Millennials, Gen X-Ers, and Boomers, Oh My: A Guide to Intergenerational Communication in the Office

In fifth grade, my family got our first home computer. From Ask Jeeves to Google, the way I found and consumed new information was never the same.

This continued to evolve from my first email address to creating an Instagram account, and the list could go on and on. Being a millennial means most of us grew up in an age where rapidly progressing technology was just another part of our daily lives and adopting it is often a no-brainer.

While I’ve never held a full-time job that didn’t come with a laptop, email address, and almost 24/7 connectivity, many of my esteemed colleagues began their careers with a typewriter and carbon copy forms.

Our connection to technology can be both a blessing and a curse, especially when it comes to communication in the workplace. While millennials have been the largest generation in the U.S. workforce for more than two years, we’re in the great company of many Gen X-ers and baby boomers. It’s important for us to remember that not everyone is as comfortable relying on technology for communication as we typically are.

As you find the best way to navigate cross-generational communication in your own work life, here are some tips to keep in mind.

Know your colleagues’ preferred communication style

Try not to pigeonhole colleagues based on their age. You may find a rare millennial who likes to talk on the phone or a boomer who’s comfortable zipping emails out to your team all day rather than huddling in a conference room.

When determining the most effective way to touch base with your colleagues, the best thing you can do is ask and follow through. A straightforward approach shows that you’re willing to adapt to the needs of those around you.  

Be aware of your company’s requirements

Our generation is known for being a bit more casual in the workplace. But be careful how you let this spill over into your communication habits. Before you start texting your boss to let them know you’ll be out sick, find out if there’s a more formal process, such as calling or using an online system to ask for the day off.

Reading through the employee handbook when you start a new position is well worth the time, and you’re often required to sign off saying that you’ve done so. Knowing your company’s policies upfront can save you from making a workplace faux pas or running into trouble down the line. For instance, your company may restrict personal cell phone use or checking personal social media accounts on the company computer. But, even if they don’t, you’ll want to limit your personal screen time to show that you’re committed to getting the job done.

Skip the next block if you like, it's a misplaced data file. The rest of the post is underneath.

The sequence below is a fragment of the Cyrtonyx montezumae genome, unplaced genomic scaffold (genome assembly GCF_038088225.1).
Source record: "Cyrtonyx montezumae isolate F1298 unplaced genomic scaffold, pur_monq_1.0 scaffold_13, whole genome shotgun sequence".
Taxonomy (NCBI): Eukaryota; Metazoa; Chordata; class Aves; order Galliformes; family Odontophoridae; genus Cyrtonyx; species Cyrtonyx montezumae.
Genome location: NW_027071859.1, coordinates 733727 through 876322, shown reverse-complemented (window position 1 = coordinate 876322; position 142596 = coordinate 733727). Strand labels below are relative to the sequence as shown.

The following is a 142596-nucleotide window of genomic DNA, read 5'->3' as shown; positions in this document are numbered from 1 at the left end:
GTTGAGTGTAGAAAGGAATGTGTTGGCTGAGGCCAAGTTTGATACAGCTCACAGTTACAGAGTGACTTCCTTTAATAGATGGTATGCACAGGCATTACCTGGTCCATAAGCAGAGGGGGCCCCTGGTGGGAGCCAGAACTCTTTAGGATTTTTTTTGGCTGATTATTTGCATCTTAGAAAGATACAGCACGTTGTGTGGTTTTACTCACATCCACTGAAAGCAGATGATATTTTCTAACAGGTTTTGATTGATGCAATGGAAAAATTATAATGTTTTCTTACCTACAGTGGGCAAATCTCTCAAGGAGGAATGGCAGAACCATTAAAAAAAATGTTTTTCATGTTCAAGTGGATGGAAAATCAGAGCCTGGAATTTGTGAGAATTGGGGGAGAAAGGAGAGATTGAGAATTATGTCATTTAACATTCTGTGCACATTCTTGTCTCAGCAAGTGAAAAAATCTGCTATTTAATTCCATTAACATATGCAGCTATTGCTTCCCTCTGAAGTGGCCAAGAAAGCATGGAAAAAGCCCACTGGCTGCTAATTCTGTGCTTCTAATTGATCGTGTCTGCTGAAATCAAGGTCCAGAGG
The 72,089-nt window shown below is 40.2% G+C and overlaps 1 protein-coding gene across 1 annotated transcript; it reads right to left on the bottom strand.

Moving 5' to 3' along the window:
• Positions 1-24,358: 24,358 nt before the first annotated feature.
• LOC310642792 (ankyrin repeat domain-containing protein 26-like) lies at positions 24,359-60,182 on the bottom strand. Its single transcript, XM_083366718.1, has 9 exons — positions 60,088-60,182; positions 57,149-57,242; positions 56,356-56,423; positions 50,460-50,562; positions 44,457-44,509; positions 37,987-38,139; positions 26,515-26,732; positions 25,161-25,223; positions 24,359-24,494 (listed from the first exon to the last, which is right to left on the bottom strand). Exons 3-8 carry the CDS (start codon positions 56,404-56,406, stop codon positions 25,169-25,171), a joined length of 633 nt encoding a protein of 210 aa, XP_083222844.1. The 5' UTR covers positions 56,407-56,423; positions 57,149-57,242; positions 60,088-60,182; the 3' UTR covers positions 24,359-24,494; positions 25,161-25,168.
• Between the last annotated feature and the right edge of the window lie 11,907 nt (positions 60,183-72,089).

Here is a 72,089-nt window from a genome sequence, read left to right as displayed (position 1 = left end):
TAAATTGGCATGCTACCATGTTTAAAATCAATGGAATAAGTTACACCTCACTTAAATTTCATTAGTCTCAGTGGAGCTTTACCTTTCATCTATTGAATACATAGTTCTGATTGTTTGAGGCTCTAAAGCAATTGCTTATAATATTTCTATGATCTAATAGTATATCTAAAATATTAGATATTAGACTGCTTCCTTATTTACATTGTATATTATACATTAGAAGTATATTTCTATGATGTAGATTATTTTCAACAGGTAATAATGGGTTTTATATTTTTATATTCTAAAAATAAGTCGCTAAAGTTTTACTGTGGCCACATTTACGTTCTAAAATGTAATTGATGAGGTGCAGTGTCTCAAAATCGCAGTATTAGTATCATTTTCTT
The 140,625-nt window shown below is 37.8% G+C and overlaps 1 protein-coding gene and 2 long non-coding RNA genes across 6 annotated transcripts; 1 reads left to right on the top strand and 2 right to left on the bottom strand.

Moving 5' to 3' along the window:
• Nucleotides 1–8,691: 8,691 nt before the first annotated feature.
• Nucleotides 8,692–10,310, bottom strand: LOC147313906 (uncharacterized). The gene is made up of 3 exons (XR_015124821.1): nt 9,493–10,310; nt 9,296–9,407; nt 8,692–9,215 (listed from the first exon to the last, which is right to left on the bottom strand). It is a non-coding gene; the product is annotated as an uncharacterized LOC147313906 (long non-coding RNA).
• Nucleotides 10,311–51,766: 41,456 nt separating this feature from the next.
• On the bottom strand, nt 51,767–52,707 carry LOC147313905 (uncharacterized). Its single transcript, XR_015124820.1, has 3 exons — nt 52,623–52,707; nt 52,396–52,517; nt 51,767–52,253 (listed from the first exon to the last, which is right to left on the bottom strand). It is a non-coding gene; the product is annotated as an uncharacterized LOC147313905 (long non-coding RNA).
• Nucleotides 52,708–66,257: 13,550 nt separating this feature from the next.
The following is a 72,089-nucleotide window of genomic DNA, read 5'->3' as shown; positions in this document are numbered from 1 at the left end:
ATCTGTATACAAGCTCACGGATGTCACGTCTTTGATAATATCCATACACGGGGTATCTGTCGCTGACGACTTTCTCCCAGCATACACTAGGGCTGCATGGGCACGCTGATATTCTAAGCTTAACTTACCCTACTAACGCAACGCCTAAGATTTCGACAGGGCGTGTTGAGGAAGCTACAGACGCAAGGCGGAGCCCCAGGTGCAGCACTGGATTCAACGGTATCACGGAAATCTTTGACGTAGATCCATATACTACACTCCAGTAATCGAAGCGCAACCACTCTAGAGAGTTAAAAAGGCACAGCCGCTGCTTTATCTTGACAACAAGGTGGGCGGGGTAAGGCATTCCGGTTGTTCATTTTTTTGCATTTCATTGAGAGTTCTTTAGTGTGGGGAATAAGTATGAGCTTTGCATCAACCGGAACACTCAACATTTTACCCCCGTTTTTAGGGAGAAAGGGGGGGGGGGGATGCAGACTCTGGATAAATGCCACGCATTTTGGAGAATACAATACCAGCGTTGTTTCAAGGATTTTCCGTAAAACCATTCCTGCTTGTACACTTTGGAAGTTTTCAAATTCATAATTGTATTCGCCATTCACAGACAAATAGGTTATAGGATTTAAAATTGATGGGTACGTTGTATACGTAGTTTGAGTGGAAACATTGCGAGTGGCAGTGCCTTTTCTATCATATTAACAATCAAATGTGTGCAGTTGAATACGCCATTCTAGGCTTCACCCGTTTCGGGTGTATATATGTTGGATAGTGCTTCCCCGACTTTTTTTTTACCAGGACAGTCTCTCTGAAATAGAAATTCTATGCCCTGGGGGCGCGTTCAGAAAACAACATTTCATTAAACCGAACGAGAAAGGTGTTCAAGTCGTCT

For some things, there may not be an official policy in place. Some of your questions may be answered by observing the office culture, but if you’re feeling unsure, it’s always a good idea to ask your boss or supervisor to avoid any major gaffes.

Think twice about your word choice

Whether it’s an email to a coworker or a presentation to the board, it’s always a good idea to review the contents before you share. Don’t just check for typos, also make sure you’re communicating clearly for your intended audience. Even a lighthearted exchange can be confusing if you use words or turns of phrase that others, especially those in different generations, aren’t as familiar with. For instance, the confusion caused by my quick email to a coworker about having a “facepalm” moment could have been avoided if I had just said I had made a mistake and was writing to correct it.

Confusion between generations can go both ways, though, especially when it comes to communicating with acronyms, abbreviations, or cultural references. So in text or email, where we’re sometimes more conscious of length, be sure to take the space you need to clarify what you mean, especially if it’s an acronym or content that’s new to your colleague.

Mix it up

If you have a coworker that insists on having a call when you know it could be handled via email, consider it an opportunity for growth instead of a drag on your energy. Use phone or in person meetings as ways to hone your skills. I’ve found that watching my colleagues’ reactions to someone presenting or leading a meeting has helped me improve the way that I organize agendas and streamline presentations to keep my own audiences engaged and, as a result, has made me a better public speaker.

Embrace the give-and-take

Successful intergenerational communication in the workplace is really a give-and-take and an opportunity for professional growth. Pushing myself to adapt to the communication needs of others has not only made me a better communicator overall and challenged me to step out of my own comfort zone, but has also positioned me as a resource for my colleagues, as well. When they have questions about communicating with a millennial audience, or even the upcoming Gen Z, I’ve positioned myself as someone who is open to learn and willing to work through any challenges or confusion.

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